For Hopkins researcher, battling MS is personal

For Hopkins researcher, battling MS is personal
(Baltimore Sun)

Anna Whetstone, 23, was diagnosed with multiple sclerosis when she was 17. She was a high school junior in Hershey, Pa., playing on her school's field hockey team when she got hit in the head with a ball.

"I was feeling fine at the time," she said, but over the next few days she had trouble with balance and "wasn't feeling well overall." Computed tomography scans and an MRI discovered the telltale lesions that are signs of the degenerative disease.


After the diagnosis, Whetstone switched from playing to coaching field hockey, but she continued dancing and she earned a neuroscience degree, with honors, at Moravian College in Pennsylvania. She moved to Baltimore to accept a job as a clinical research coordinator at the Multiple Sclerosis Center of Johns Hopkins Medicine.

Since her diagnosis, her mother and brother have also been diagnosed with multiple sclerosis, a disease that damages the protective material around nerve cells, blocking messages between the brain and the body. Symptoms can include feelings of weakness, balance problems, numbness and tingling, and difficulty with memory.

Whetstone said the causes of MS remain mysterious. That's why research is so important, and why she supported the National Multiple Sclerosis Society by participating in Walk MS Baltimore, held April 28.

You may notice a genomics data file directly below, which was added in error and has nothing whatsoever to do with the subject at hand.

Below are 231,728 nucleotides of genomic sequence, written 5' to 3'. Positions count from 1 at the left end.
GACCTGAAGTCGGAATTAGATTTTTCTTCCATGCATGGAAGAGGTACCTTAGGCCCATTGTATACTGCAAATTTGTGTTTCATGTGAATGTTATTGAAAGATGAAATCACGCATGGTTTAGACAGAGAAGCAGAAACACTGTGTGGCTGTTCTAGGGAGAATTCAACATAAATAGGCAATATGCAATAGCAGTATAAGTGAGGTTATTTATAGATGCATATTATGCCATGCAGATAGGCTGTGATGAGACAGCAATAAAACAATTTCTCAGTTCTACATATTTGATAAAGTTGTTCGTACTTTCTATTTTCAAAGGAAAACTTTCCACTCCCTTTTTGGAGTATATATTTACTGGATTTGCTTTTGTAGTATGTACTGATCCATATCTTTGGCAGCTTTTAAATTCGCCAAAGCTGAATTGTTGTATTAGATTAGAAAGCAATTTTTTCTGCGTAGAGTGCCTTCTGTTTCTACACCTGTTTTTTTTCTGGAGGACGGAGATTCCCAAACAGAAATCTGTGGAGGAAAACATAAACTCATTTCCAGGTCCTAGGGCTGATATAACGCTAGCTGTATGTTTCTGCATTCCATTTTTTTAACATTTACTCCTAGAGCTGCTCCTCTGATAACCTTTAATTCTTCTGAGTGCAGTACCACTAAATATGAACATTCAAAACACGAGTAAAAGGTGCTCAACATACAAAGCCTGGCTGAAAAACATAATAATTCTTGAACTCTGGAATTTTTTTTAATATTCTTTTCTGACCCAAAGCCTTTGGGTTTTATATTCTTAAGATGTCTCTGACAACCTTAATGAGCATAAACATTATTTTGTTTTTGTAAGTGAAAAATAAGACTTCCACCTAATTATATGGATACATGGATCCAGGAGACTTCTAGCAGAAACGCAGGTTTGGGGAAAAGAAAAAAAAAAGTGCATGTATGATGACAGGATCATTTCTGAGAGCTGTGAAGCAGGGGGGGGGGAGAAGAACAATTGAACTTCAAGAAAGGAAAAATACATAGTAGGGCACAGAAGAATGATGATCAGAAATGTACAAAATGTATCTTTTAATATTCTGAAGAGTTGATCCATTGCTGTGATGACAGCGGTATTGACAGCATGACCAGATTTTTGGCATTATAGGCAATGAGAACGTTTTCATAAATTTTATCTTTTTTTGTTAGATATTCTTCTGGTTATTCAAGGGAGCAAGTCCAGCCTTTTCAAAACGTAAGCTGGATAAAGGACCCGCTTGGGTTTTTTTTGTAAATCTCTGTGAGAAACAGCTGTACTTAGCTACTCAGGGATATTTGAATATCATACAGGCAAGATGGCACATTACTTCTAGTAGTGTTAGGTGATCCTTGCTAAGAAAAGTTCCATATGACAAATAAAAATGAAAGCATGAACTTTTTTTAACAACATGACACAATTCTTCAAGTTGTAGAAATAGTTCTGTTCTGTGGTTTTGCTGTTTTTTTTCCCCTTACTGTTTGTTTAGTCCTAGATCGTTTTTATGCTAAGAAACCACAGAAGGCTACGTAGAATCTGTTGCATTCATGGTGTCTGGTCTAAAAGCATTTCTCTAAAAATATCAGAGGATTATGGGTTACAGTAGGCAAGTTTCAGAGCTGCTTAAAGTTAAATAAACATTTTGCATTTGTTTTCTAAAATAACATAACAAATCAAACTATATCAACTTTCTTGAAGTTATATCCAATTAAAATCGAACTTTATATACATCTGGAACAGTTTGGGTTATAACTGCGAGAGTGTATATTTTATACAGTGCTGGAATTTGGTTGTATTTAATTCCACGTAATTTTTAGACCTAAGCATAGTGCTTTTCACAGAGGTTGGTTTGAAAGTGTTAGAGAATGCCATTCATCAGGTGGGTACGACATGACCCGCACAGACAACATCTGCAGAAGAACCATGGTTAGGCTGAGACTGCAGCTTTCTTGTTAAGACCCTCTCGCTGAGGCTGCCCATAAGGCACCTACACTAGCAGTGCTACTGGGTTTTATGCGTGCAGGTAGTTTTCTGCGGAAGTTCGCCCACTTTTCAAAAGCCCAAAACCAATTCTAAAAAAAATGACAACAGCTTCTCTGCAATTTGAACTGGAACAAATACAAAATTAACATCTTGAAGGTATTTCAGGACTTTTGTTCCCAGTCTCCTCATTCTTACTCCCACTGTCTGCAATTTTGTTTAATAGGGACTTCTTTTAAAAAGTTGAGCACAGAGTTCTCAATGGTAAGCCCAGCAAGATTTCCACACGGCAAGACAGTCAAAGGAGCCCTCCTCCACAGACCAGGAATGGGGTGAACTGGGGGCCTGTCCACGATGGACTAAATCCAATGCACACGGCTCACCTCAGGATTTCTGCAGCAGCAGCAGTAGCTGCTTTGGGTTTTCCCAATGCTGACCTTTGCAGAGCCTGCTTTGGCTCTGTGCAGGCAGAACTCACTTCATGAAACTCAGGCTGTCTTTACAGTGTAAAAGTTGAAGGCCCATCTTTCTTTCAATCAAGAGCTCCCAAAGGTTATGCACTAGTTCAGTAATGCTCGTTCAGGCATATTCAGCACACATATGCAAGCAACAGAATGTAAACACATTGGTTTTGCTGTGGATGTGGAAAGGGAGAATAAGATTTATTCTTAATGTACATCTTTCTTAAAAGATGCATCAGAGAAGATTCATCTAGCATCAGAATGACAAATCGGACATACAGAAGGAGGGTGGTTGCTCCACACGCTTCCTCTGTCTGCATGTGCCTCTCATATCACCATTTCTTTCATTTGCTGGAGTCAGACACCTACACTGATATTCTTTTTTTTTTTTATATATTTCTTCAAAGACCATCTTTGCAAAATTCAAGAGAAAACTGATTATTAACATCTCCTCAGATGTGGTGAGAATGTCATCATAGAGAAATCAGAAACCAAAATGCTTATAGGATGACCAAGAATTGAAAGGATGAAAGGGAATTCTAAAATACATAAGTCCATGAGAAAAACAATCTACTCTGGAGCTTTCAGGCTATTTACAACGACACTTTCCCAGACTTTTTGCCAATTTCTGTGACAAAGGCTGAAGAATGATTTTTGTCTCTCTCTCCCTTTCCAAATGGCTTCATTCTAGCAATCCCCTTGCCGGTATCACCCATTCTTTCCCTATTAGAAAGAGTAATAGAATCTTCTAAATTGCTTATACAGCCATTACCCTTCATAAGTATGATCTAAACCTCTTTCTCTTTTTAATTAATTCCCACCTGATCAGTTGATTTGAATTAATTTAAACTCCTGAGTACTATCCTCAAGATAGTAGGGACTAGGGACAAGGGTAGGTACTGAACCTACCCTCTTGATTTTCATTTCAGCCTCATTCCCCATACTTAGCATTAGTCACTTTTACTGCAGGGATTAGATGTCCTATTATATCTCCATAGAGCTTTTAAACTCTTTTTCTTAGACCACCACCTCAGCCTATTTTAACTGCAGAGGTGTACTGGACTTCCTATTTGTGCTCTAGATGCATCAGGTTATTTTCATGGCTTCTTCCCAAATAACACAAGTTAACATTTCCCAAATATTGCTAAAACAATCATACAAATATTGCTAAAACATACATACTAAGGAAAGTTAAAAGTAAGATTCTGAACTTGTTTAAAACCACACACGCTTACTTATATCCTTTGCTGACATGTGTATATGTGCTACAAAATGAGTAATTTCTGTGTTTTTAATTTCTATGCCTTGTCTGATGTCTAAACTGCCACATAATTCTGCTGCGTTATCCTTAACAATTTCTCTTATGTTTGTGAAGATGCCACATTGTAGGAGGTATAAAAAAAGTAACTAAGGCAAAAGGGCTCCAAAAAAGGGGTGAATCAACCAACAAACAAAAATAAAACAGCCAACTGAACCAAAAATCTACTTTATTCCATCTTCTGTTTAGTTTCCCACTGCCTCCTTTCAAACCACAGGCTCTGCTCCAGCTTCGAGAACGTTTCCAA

Whetstone and a team of about 25 from the Johns Hopkins MS Center supported this effort, raising $7,000. It was the largest amount raised by a corporate group, making the Hopkins team the first winner of the Maryland chapter's corporate challenge.

"It was a great day," said Whetstone, who participated in Pennsylvania events for multiple sclerosis before moving to Maryland. "It was really fun."

Walk MS Baltimore capped off a series of 5K walks held throughout Maryland in April, said Melissa Slizewski, the chapter's director of public policy and strategy relationships. Combined, the 11 walks attracted 8,000 participants and raised more than $1 million, she said. It's the largest fundraiser of the year for the Maryland chapter of the National Multiple Sclerosis Society.

This year was unusual because a walk was held in Baltimore City for the first time in six years, and because of the creation of a new initiative called Corporate Challenges.

Five teams participated in the Corporate Challenge, Slizewski said, including the Johns Hopkins MS Center, the Maryland Center for Multiple Sclerosis Treatment and Research at the University of Maryland Medical Center, the Maryland Athletic Club (MAC), ComforCare Senior Services, and PricewaterhouseCoopers, LLP.

"The Corporate Challenge did help to bring in more fundraising dollars this year, its inaugural year, and we expect to see it grow next year," said Slizewski.

The Baltimore walk, which began at Power Plant Live, attracted 900 Marylanders and raised more than $125,000, she said.

About 2.1 million people worldwide and 10,000 in Maryland have multiple sclerosis. Many are diagnosed between the ages of 20 and 50, but some, like Whetstone, are diagnosed when they are younger.

Whetstone believes that field hockey ball may have done her a favor by hitting her in the head, leading her to an early diagnosis that improves her ability to manage the disease. "I feel really good," she said, adding, "I've been lucky."

The Maryland chapter is also planning something else new: MuckFest MS, scheduled for June 29. The five-mile mud and obstacle challenge, organized by Event 360, will take place at the Trailway Speedway in Hanover, Pa.

Whetstone said she's already registered, and she's planning to compete with a group of friends.


"I'm excited to see what it will be like," she said.